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In The Studio: Understanding Audio Phase And Correcting Issues

Has your mix ever sounded “not quite right” but you can't put your finger on why?

Courtesy of Universal Audio.


Has your mix ever sounded “not quite right” but you can’t quite put your finger on it? You might be experiencing phase cancellation, a phenomenon that can make certain frequencies vanish from your mix. To help you out, this Studio Basics article will help you understand phase — what it is, why it matters, and what it means to be out of it.

This article delivers some basics on the subject of sound waves and phase cancellation, and how those issues affect the recording and mixdown process. It isn’t intended to be a comprehensive study of the physics of sound waves, but is designed to help beginning recordists avoid some common pitfalls resulting from poor mic placement, reversed polarity, and other common issues.

The Laws Of Physics
At its most basic, phase refers to sound waves — simply put, the vibration of air. When we listen to sound, what we’re hearing are changes in air pressure. Just like the ripple of a stone in water, sound is created by the movement of air. And just as in water, those movements cause a rippling effect — waves comprised of peaks and troughs. Those waves cause our eardrums to vibrate, and our brains translate that information into sounds.

A sound source generates sound waves by moving the air around it in all directions.

When we record sound, the diaphragms in our microphones essentially replicate the action of our eardrums, vibrating in accordance with those waves. The waves’ peaks cause the mic’s diaphragm to move in one direction, while their troughs generate movement in the opposite direction.

It’s Just A Phase…
Phase becomes an issue when more than one channel is used to record a single source, such as stereo micing a guitar, multi-micing a drumset, or using a microphone/DI combo for bass. Recording “mono overdub style” avoids these issues, but doesn’t give you a dynamic stereo field. In fact, the problem most often manifests itself in when converting tracks from stereo to mono.

Example 1 shows what happens when we’ve got two channels of a signal in phase. When both channels are in phase, we hear the sound at the same amplitude level at the same time in both ears.

Example 1: Left and right channels in phase.

But if one side of the stereo signal is reversed, as shown in Example 2, the signals will literally cancel each other out. In fact, if we were using a pure sine wave, combining both signals out of phase would result in absolutely nothing — silence — since the sounds would literally cancel each other out.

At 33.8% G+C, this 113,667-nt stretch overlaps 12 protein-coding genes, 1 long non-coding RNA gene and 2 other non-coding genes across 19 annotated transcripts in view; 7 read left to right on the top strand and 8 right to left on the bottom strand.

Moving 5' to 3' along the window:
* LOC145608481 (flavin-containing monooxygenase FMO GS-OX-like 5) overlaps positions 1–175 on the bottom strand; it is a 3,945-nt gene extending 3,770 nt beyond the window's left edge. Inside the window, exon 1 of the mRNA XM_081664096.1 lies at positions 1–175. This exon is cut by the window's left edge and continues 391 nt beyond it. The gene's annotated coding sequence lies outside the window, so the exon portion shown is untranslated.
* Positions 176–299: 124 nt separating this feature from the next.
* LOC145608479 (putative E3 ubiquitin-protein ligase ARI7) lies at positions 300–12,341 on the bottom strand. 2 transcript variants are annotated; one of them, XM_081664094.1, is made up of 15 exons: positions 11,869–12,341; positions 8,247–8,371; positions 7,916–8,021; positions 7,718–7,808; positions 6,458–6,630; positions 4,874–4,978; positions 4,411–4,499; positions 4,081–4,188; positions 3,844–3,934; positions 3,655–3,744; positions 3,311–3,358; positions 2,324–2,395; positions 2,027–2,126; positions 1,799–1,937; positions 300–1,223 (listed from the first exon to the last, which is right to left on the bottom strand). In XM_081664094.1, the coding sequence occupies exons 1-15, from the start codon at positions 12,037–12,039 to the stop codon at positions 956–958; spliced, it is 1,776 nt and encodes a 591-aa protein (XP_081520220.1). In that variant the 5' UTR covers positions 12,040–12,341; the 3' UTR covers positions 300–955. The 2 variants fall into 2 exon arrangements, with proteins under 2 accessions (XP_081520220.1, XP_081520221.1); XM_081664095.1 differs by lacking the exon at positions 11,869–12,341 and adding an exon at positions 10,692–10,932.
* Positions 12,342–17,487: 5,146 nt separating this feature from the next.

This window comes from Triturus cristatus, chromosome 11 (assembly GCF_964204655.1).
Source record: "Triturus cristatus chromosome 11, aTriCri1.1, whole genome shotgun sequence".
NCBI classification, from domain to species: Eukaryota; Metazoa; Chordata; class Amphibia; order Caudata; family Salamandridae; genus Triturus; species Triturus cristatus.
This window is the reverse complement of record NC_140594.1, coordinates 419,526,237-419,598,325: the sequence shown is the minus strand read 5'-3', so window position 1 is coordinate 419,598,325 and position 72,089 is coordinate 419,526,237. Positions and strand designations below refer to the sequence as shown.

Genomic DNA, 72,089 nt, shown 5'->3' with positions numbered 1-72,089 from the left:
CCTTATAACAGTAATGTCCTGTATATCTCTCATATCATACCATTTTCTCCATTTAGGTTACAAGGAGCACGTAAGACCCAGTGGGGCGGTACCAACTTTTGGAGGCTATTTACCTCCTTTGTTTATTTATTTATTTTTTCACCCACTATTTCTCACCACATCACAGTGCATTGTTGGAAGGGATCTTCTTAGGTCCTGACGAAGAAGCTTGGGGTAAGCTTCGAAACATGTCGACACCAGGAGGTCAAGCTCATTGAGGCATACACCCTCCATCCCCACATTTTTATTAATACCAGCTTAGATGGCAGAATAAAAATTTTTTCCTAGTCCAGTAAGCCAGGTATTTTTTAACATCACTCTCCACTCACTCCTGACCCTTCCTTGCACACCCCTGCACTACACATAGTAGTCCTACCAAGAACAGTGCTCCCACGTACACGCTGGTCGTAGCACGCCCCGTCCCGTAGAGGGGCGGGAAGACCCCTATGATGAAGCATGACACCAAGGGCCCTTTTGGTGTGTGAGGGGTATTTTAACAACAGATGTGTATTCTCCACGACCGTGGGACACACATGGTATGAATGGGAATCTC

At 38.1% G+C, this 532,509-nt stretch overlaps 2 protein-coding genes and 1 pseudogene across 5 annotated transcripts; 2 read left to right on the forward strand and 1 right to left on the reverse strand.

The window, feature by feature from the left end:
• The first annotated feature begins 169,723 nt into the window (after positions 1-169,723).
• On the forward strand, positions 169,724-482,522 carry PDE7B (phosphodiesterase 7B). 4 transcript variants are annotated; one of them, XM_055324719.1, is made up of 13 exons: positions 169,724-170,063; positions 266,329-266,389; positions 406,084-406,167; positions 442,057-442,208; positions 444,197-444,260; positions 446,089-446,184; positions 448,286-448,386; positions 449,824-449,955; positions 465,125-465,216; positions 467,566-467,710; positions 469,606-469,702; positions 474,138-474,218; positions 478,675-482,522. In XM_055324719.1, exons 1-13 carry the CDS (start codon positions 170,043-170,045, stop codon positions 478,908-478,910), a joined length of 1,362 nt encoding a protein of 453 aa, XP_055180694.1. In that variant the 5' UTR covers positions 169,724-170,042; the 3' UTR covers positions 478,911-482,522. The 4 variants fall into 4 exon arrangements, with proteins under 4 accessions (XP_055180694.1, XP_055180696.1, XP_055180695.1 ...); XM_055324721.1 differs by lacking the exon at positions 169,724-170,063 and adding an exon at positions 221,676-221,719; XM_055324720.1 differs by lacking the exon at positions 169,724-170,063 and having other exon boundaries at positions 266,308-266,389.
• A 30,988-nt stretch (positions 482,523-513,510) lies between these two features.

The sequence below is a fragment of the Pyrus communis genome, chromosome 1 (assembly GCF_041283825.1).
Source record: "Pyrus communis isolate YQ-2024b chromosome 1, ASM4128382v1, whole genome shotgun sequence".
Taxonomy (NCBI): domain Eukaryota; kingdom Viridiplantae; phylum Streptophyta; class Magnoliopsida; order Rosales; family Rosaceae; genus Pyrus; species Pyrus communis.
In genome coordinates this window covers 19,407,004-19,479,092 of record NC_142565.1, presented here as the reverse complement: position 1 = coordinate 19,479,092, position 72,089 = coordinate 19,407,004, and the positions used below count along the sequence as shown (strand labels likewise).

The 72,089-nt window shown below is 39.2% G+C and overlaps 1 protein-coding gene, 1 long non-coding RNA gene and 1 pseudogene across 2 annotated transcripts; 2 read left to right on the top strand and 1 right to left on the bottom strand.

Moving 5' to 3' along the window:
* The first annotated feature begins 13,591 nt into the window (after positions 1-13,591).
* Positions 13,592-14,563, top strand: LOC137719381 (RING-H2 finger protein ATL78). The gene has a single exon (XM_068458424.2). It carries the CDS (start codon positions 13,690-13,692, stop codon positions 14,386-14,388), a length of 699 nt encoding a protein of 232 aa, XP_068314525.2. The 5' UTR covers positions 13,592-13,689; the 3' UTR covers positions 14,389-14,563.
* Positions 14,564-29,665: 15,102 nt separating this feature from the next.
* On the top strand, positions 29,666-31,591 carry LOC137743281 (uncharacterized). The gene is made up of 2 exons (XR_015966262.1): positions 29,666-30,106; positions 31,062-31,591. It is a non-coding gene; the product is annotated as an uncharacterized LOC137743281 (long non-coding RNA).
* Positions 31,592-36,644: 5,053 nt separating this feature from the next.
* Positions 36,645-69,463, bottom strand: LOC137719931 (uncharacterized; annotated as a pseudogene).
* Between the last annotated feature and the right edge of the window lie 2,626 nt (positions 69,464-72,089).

Example 2: Left and right channels out of phase.

In the real world, of course, we normally don’t listen to pure sine waves. Since most of the music we hear and the instruments we record are a complex combination of multiple waves and harmonics, the results of phase cancellation will be equally complex.

For The Listener
For the average casual listener, phase cancellation can occur by simply wiring speakers incorrectly, inadvertently reversing the polarity of one channel. It’s surprising how many home stereos — and even project studios — have their monitors wired out of phase.

In some circumstances, it may not even be apparent without careful listening. Though this is commonly referred to as “out of phase wiring,” technically-speaking it’s an issue of polarity. That said, the audible effect of this polarity reversal is the same as you get with phase cancellation.

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The easiest way to check your speakers is to sum your mix to mono (more on this later). Many stereos and most mixing consoles allow you to do this with a simple click or button press. But even in stereo, there are some telltale signs of phase problems.

What does a phase problem sound like? Since phase cancellation is most apparent in low frequency sounds, the audible result of out of phase monitors is typically a thin-sounding signal with little or no bass sound. Another possible result is that the kick drum or bass guitar will lack localization. For example, a kick might appear to move around within the mix, rather than coming from a single spot.

Another common artifact of out of phase stereo mixes is where signals panned to the center disappear, while sounds panned hard to one side remain. Often this will be the case with a lead vocal or instrument solo — the main part will vanish, leaving only the reverb. In fact, this is how many of those old “remove the lead vocal” karaoke boxes work — they flip the phase of one side of the stereo mix, relying on the assumption that in most commercially recorded tracks, the lead vocal is panned dead center.

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